BACKGROUND: As an important modifiable lifestyle factor in osteoporosis prevention, physical activity has been shown to positively influence bone mass accrual during growth. We have previously shown that a nine month general school based physical activity intervention increased bone mineral content (BMC) and density (aBMD) in primary school children. From a public health perspective, a major key issue is whether these effects persist during adolescence. We therefore measured BMC and aBMD three years after cessation of the intervention to investigate whether the beneficial short-term effects persisted. METHODS: All children from 28 randomly selected first and fifth grade classes (intervention group (INT): 16 classes, n=297; control group (CON): 12 classes, n=205) who had participated in KISS (Kinder-und Jugendsportstudie) were contacted three years after cessation of the intervention program. The intervention included daily physical education with daily impact loading activities over nine months. Measurements included anthropometry, vigorous physical activity (VPA) by accelerometers, and BMC/aBMD for total body, femoral neck, total hip, and lumbar spine by dual-energy X-ray absorptiometry (DXA). Sex- and age-adjusted Z-scores of BMC or aBMD at follow-up were regressed on intervention (1 vs. 0), the respective Z-score at baseline, gender, follow-up height and weight, pubertal stage at follow-up, previous and current VPA, adjusting for clustering within schools. RESULTS: 377 of 502 (75%) children participated in baseline DXA measurements and of those, 214 (57%) participated to follow-up. At follow-up INT showed significantly higher Z-scores of BMC at total body (adjusted group difference: 0.157 units (0.031-0.283); p=0.015), femoral neck (0.205 (0.007-0.402); p=0.042) and at total hip (0.195 (0.036 to 0.353); p=0.016) and higher Z-scores of aBMD for total body (0.167 (0.016 to 0.317); p=0.030) compared to CON, representing 6-8% higher values for children in the INT. No differences could be found for the remaining bone parameters. For the subpopulation with baseline VPA (n=163), effect sizes became stronger after baseline VPA adjustment. After adjustment for baseline and current VPA (n=101), intervention effects were no longer significant, while effect sizes remained the same as without adjustment for VPA. CONCLUSION: Beneficial effects on BMC of a nine month general physical activity intervention appeared to persist over three years. Part of the maintained effects may be explained by current physical activity.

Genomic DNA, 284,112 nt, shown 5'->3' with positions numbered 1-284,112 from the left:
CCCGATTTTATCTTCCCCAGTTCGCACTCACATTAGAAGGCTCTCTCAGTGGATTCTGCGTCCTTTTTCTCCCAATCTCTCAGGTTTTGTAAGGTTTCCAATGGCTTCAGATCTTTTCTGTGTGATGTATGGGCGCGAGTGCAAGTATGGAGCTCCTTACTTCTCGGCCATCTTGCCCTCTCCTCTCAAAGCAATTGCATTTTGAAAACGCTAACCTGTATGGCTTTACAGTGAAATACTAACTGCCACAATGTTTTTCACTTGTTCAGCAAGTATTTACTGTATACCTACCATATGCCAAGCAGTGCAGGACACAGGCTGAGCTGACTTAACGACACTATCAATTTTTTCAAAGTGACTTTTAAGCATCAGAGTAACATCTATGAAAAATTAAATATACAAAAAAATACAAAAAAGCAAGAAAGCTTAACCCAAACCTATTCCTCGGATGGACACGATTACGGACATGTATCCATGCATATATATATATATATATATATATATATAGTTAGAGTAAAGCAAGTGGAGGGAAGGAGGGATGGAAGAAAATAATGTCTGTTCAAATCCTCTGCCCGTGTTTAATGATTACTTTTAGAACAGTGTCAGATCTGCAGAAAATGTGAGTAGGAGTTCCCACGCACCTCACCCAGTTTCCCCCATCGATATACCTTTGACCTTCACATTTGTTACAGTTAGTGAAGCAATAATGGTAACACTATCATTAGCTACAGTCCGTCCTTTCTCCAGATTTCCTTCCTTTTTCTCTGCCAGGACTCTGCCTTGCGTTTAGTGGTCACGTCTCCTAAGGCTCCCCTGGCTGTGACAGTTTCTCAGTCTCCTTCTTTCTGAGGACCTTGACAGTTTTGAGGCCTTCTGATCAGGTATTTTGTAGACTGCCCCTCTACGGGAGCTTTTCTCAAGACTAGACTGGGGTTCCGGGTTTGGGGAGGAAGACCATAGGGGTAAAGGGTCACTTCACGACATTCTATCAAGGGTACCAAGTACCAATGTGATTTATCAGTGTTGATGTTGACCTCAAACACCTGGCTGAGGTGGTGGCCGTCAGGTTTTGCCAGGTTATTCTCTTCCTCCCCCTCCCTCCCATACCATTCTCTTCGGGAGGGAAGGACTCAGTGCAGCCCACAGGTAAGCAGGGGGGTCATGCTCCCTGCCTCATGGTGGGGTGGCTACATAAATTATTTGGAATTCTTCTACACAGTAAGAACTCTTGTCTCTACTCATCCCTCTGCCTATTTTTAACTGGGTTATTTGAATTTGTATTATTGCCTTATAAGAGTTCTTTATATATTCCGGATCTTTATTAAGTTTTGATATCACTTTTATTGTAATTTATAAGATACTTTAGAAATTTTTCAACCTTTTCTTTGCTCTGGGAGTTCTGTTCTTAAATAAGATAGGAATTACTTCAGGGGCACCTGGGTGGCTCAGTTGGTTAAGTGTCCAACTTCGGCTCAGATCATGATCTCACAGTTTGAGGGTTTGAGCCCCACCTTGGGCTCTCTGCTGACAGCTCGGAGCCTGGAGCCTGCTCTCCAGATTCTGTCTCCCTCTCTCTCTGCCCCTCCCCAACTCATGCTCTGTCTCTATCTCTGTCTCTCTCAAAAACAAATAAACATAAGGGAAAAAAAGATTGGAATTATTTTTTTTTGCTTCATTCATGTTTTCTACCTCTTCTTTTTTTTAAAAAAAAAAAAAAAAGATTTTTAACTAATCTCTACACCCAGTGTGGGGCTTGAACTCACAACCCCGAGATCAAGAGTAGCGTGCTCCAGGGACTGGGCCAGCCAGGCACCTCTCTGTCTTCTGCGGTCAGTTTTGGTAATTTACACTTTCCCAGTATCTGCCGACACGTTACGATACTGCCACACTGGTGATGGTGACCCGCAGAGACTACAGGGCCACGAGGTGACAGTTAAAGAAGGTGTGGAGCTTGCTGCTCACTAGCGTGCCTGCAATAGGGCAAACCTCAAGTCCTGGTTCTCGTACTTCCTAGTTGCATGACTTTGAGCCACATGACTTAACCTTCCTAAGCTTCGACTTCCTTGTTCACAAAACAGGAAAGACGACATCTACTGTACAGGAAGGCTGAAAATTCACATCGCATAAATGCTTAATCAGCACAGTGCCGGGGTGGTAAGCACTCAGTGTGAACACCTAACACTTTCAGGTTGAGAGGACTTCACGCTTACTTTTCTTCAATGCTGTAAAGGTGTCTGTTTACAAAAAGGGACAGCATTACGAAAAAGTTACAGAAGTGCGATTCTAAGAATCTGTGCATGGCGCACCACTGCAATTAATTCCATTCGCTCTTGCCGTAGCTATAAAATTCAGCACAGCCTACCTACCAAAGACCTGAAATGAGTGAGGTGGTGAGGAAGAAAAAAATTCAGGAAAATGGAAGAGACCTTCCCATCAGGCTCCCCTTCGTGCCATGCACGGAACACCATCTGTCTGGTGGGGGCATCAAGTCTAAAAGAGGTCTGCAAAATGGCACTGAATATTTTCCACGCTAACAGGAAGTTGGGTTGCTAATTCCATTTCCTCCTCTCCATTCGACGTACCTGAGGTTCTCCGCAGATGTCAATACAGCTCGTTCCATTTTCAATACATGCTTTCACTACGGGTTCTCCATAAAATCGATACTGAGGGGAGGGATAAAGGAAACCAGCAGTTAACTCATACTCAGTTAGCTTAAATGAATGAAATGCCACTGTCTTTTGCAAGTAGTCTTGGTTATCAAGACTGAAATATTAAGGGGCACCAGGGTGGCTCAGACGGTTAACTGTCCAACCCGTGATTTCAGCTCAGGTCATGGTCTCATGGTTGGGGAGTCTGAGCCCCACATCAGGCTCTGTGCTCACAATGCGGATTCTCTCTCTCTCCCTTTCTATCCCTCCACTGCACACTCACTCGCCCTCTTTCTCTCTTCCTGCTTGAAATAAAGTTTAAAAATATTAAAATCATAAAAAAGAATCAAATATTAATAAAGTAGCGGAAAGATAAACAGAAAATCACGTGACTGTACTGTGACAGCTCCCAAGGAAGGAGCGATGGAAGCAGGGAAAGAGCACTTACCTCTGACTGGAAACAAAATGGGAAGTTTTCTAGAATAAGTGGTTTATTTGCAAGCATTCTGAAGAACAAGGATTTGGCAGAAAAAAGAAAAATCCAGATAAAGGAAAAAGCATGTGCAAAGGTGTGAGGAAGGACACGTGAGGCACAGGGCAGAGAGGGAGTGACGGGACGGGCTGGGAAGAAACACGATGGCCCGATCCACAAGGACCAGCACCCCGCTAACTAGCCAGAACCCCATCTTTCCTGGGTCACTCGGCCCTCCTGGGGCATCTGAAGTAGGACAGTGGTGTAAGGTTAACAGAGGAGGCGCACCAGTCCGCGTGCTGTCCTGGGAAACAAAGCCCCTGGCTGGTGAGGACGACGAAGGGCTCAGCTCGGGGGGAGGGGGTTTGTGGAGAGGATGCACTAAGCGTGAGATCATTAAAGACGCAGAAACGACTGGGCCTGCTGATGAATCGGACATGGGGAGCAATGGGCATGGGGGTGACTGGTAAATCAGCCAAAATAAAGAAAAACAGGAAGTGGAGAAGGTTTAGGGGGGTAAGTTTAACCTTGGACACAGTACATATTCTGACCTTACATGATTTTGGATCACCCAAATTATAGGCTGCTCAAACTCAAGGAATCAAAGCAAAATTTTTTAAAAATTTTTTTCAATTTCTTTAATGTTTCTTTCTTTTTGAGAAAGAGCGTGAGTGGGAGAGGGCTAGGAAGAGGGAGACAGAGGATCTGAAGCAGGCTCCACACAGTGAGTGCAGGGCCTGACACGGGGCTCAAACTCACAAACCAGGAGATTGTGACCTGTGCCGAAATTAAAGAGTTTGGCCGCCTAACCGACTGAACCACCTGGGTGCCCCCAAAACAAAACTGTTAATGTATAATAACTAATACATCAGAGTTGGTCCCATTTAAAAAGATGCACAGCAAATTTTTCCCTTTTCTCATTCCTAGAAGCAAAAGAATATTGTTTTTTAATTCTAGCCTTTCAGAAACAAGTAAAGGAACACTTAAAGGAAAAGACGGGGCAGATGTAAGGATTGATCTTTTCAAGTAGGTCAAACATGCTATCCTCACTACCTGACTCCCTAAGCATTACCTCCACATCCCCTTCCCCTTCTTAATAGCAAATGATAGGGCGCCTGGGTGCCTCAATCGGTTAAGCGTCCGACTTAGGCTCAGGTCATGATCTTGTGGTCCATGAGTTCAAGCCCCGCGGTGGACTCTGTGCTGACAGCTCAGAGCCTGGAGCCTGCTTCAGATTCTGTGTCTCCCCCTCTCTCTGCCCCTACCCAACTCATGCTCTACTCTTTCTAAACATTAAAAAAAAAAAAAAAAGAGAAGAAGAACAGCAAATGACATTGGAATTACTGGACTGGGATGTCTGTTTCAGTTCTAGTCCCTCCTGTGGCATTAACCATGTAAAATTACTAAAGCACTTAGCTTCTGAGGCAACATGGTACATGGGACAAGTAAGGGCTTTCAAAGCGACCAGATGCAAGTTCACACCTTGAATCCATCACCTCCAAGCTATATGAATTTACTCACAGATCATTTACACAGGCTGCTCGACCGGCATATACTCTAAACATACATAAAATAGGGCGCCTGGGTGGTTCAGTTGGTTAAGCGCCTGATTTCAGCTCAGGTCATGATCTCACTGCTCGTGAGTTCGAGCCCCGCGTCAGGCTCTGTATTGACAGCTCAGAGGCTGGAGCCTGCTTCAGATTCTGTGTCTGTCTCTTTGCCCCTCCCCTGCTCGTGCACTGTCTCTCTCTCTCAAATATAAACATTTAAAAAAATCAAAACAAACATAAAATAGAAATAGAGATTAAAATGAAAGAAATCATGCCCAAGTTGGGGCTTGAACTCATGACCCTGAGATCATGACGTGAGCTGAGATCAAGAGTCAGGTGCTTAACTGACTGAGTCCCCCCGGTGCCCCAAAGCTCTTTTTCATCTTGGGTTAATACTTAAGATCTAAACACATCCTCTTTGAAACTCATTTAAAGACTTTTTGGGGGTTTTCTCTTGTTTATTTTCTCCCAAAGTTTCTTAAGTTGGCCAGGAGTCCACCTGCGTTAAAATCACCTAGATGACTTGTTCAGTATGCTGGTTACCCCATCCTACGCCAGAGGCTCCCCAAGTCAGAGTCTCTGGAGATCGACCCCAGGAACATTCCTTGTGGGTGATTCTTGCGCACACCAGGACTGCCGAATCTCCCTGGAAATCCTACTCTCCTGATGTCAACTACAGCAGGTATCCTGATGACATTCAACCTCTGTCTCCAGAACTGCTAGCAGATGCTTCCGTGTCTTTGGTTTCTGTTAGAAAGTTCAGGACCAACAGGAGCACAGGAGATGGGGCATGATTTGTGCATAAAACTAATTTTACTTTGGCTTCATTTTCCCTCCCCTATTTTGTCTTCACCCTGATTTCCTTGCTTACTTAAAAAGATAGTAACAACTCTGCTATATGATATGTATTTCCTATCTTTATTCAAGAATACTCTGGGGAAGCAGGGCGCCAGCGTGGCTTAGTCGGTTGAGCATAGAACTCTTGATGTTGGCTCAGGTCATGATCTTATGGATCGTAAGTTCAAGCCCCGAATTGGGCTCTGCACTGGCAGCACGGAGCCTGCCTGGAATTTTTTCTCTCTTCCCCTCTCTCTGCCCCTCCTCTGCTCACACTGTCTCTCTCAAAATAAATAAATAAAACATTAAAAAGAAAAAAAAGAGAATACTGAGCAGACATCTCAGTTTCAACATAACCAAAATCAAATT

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Additional indexing

Item Type:Journal Article, refereed, original work
Communities & Collections:04 Faculty of Medicine > Epidemiology, Biostatistics and Prevention Institute (EBPI)
Dewey Decimal Classification:610 Medicine & health
Language:English
Date:2013
Deposited On:16 Jan 2014 15:33
Last Modified:05 Apr 2016 17:27
Publisher:Elsevier
ISSN:1873-2763
Publisher DOI:https://doi.org/10.1016/j.bone.2013.03.005
PubMed ID:23510752